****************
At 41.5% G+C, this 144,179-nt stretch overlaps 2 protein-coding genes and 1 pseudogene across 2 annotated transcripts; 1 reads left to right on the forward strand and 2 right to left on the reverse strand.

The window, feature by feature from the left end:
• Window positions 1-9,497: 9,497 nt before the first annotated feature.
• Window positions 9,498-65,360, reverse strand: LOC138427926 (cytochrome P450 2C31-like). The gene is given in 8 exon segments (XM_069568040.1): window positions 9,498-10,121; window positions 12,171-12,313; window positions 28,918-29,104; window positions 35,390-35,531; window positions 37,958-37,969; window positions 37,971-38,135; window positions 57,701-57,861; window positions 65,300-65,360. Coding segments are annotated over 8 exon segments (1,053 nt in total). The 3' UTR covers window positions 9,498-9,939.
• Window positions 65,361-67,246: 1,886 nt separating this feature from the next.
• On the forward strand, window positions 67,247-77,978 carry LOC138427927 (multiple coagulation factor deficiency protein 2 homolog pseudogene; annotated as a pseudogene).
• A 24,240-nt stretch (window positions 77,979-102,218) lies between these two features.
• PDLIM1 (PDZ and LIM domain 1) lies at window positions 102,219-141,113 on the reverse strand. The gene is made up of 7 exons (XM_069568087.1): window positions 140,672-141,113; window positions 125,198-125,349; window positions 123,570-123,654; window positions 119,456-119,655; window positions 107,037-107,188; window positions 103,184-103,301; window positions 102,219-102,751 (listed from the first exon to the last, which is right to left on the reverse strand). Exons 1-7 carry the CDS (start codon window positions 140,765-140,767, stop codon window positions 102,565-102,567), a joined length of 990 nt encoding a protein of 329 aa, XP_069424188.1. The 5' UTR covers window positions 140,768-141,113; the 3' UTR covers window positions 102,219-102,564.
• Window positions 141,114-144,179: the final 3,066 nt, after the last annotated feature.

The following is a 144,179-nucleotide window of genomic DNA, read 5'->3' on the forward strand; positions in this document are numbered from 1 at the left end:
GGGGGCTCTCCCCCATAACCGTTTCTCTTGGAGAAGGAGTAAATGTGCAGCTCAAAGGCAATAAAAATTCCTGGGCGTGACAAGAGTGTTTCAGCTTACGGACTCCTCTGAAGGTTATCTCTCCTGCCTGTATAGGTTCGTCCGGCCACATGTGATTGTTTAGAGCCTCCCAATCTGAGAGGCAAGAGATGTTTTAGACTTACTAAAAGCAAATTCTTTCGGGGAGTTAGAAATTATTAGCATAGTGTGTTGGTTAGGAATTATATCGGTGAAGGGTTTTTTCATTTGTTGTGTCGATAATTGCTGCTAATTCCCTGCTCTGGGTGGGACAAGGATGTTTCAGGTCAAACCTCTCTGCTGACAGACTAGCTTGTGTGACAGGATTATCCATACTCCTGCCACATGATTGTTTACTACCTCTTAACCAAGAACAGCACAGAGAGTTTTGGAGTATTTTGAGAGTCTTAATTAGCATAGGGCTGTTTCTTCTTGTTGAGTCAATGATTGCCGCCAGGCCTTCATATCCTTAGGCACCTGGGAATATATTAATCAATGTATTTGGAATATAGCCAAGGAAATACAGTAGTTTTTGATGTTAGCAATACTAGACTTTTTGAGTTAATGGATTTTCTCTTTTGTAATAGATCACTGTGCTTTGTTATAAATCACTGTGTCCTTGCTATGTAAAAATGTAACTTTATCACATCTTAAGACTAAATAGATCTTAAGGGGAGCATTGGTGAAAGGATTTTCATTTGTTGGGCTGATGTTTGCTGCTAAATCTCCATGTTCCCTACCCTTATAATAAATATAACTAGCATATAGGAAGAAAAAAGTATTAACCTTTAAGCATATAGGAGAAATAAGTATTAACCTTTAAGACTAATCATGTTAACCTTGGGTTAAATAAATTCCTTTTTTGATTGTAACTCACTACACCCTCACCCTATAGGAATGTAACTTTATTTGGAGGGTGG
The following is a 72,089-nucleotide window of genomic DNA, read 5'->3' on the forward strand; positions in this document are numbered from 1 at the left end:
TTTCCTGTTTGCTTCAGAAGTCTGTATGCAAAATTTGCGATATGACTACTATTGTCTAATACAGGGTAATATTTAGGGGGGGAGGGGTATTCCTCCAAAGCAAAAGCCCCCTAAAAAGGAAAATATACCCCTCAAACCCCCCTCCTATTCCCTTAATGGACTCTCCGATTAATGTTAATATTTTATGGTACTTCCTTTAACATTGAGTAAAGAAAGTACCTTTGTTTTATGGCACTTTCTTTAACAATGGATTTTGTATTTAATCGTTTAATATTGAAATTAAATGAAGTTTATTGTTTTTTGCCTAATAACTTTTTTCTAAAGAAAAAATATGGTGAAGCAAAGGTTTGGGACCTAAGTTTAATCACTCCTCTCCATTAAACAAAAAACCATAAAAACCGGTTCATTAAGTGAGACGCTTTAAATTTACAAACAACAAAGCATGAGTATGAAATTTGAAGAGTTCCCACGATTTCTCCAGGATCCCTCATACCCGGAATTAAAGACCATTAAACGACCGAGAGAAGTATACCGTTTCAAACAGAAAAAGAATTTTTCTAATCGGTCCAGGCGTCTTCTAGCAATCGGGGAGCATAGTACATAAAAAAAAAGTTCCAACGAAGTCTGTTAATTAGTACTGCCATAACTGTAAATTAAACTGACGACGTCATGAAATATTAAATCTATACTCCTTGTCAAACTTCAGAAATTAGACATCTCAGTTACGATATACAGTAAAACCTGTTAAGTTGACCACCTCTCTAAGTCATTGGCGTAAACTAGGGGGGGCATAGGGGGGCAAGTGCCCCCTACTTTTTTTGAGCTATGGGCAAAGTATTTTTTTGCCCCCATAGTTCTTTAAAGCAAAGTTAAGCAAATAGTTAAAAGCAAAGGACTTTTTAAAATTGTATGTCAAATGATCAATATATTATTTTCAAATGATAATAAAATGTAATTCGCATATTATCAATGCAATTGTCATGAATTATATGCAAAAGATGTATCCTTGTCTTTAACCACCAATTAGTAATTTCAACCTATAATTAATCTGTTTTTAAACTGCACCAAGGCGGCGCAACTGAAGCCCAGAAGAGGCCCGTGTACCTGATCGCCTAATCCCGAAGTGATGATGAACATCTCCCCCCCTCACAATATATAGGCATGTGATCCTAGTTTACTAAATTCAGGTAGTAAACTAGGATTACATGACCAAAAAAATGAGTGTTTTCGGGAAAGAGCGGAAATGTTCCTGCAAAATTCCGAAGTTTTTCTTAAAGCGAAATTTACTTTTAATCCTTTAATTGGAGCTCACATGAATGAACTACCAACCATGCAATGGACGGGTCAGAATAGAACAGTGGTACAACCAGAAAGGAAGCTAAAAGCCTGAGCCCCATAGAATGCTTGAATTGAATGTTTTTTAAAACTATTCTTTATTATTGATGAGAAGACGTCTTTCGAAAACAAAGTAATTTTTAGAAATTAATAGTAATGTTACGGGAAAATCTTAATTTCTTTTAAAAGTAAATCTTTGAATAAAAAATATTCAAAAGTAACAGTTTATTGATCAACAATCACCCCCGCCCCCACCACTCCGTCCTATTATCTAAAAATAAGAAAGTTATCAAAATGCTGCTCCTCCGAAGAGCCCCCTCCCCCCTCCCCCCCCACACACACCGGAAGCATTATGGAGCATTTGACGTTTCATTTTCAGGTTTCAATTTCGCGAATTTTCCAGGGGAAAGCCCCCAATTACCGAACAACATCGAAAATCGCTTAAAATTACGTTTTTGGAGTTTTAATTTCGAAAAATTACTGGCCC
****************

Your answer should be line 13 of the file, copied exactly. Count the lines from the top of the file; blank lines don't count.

TTTCCTGTTTGCTTCAGAAGTCTGTATGCAAAATTTGCGATATGACTACTATTGTCTAATACAGGGTAATATTTAGGGGGGGAGGGGTATTCCTCCAAAGCAAAAGCCCCCTAAAAAGGAAAATATACCCCTCAAACCCCCCTCCTATTCCCTTAATGGACTCTCCGATTAATGTTAATATTTTATGGTACTTCCTTTAACATTGAGTAAAGAAAGTACCTTTGTTTTATGGCACTTTCTTTAACAATGGATTTTGTATTTAATCGTTTAATATTGAAATTAAATGAAGTTTATTGTTTTTTGCCTAATAACTTTTTTCTAAAGAAAAAATATGGTGAAGCAAAGGTTTGGGACCTAAGTTTAATCACTCCTCTCCATTAAACAAAAAACCATAAAAACCGGTTCATTAAGTGAGACGCTTTAAATTTACAAACAACAAAGCATGAGTATGAAATTTGAAGAGTTCCCACGATTTCTCCAGGATCCCTCATACCCGGAATTAAAGACCATTAAACGACCGAGAGAAGTATACCGTTTCAAACAGAAAAAGAATTTTTCTAATCGGTCCAGGCGTCTTCTAGCAATCGGGGAGCATAGTACATAAAAAAAAAGTTCCAACGAAGTCTGTTAATTAGTACTGCCATAACTGTAAATTAAACTGACGACGTCATGAAATATTAAATCTATACTCCTTGTCAAACTTCAGAAATTAGACATCTCAGTTACGATATACAGTAAAACCTGTTAAGTTGACCACCTCTCTAAGTCATTGGCGTAAACTAGGGGGGGCATAGGGGGGCAAGTGCCCCCTACTTTTTTTGAGCTATGGGCAAAGTATTTTTTTGCCCCCATAGTTCTTTAAAGCAAAGTTAAGCAAATAGTTAAAAGCAAAGGACTTTTTAAAATTGTATGTCAAATGATCAATATATTATTTTCAAATGATAATAAAATGTAATTCGCATATTATCAATGCAATTGTCATGAATTATATGCAAAAGATGTATCCTTGTCTTTAACCACCAATTAGTAATTTCAACCTATAATTAATCTGTTTTTAAACTGCACCAAGGCGGCGCAACTGAAGCCCAGAAGAGGCCCGTGTACCTGATCGCCTAATCCCGAAGTGATGATGAACATCTCCCCCCCTCACAATATATAGGCATGTGATCCTAGTTTACTAAATTCAGGTAGTAAACTAGGATTACATGACCAAAAAAATGAGTGTTTTCGGGAAAGAGCGGAAATGTTCCTGCAAAATTCCGAAGTTTTTCTTAAAGCGAAATTTACTTTTAATCCTTTAATTGGAGCTCACATGAATGAACTACCAACCATGCAATGGACGGGTCAGAATAGAACAGTGGTACAACCAGAAAGGAAGCTAAAAGCCTGAGCCCCATAGAATGCTTGAATTGAATGTTTTTTAAAACTATTCTTTATTATTGATGAGAAGACGTCTTTCGAAAACAAAGTAATTTTTAGAAATTAATAGTAATGTTACGGGAAAATCTTAATTTCTTTTAAAAGTAAATCTTTGAATAAAAAATATTCAAAAGTAACAGTTTATTGATCAACAATCACCCCCGCCCCCACCACTCCGTCCTATTATCTAAAAATAAGAAAGTTATCAAAATGCTGCTCCTCCGAAGAGCCCCCTCCCCCCTCCCCCCCCACACACACCGGAAGCATTATGGAGCATTTGACGTTTCATTTTCAGGTTTCAATTTCGCGAATTTTCCAGGGGAAAGCCCCCAATTACCGAACAACATCGAAAATCGCTTAAAATTACGTTTTTGGAGTTTTAATTTCGAAAAATTACTGGCCC